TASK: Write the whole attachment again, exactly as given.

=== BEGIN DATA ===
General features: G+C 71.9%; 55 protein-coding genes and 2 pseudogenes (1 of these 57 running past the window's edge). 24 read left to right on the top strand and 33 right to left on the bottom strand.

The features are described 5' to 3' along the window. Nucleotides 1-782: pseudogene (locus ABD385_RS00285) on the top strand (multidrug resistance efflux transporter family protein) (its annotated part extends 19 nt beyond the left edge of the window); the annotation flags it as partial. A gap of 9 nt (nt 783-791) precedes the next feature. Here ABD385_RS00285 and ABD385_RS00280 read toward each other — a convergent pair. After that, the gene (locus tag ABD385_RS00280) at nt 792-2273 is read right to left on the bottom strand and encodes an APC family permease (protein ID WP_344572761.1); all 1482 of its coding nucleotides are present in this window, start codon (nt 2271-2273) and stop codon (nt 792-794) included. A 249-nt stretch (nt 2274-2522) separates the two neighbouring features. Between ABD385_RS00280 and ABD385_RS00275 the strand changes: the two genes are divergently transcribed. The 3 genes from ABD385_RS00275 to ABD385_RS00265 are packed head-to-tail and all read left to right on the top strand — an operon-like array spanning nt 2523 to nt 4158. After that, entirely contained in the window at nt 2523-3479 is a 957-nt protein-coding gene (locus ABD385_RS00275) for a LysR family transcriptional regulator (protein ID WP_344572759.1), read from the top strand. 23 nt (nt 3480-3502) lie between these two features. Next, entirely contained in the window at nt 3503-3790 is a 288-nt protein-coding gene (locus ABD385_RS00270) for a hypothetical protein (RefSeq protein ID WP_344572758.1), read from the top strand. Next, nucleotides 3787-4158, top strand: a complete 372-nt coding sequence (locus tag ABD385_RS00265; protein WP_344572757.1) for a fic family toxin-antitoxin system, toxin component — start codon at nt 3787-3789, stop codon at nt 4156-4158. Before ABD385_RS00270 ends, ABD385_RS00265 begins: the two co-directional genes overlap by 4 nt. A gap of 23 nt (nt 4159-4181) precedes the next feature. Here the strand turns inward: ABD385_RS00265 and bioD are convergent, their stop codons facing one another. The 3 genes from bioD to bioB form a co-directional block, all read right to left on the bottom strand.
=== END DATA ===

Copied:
General features: G+C 71.9%; 55 protein-coding genes and 2 pseudogenes (1 of these 57 running past the window's edge). 24 read left to right on the top strand and 33 right to left on the bottom strand.

The features are described 5' to 3' along the window. Nucleotides 1-782: pseudogene (locus ABD385_RS00285) on the top strand (multidrug resistance efflux transporter family protein) (its annotated part extends 19 nt beyond the left edge of the window); the annotation flags it as partial. A gap of 9 nt (nt 783-791) precedes the next feature. Here ABD385_RS00285 and ABD385_RS00280 read toward each other — a convergent pair. After that, the gene (locus tag ABD385_RS00280) at nt 792-2273 is read right to left on the bottom strand and encodes an APC family permease (protein ID WP_344572761.1); all 1482 of its coding nucleotides are present in this window, start codon (nt 2271-2273) and stop codon (nt 792-794) included. A 249-nt stretch (nt 2274-2522) separates the two neighbouring features. Between ABD385_RS00280 and ABD385_RS00275 the strand changes: the two genes are divergently transcribed. The 3 genes from ABD385_RS00275 to ABD385_RS00265 are packed head-to-tail and all read left to right on the top strand — an operon-like array spanning nt 2523 to nt 4158. After that, entirely contained in the window at nt 2523-3479 is a 957-nt protein-coding gene (locus ABD385_RS00275) for a LysR family transcriptional regulator (protein ID WP_344572759.1), read from the top strand. 23 nt (nt 3480-3502) lie between these two features. Next, entirely contained in the window at nt 3503-3790 is a 288-nt protein-coding gene (locus ABD385_RS00270) for a hypothetical protein (RefSeq protein ID WP_344572758.1), read from the top strand. Next, nucleotides 3787-4158, top strand: a complete 372-nt coding sequence (locus tag ABD385_RS00265; protein WP_344572757.1) for a fic family toxin-antitoxin system, toxin component — start codon at nt 3787-3789, stop codon at nt 4156-4158. Before ABD385_RS00270 ends, ABD385_RS00265 begins: the two co-directional genes overlap by 4 nt. A gap of 23 nt (nt 4159-4181) precedes the next feature. Here the strand turns inward: ABD385_RS00265 and bioD are convergent, their stop codons facing one another. The 3 genes from bioD to bioB form a co-directional block, all read right to left on the bottom strand.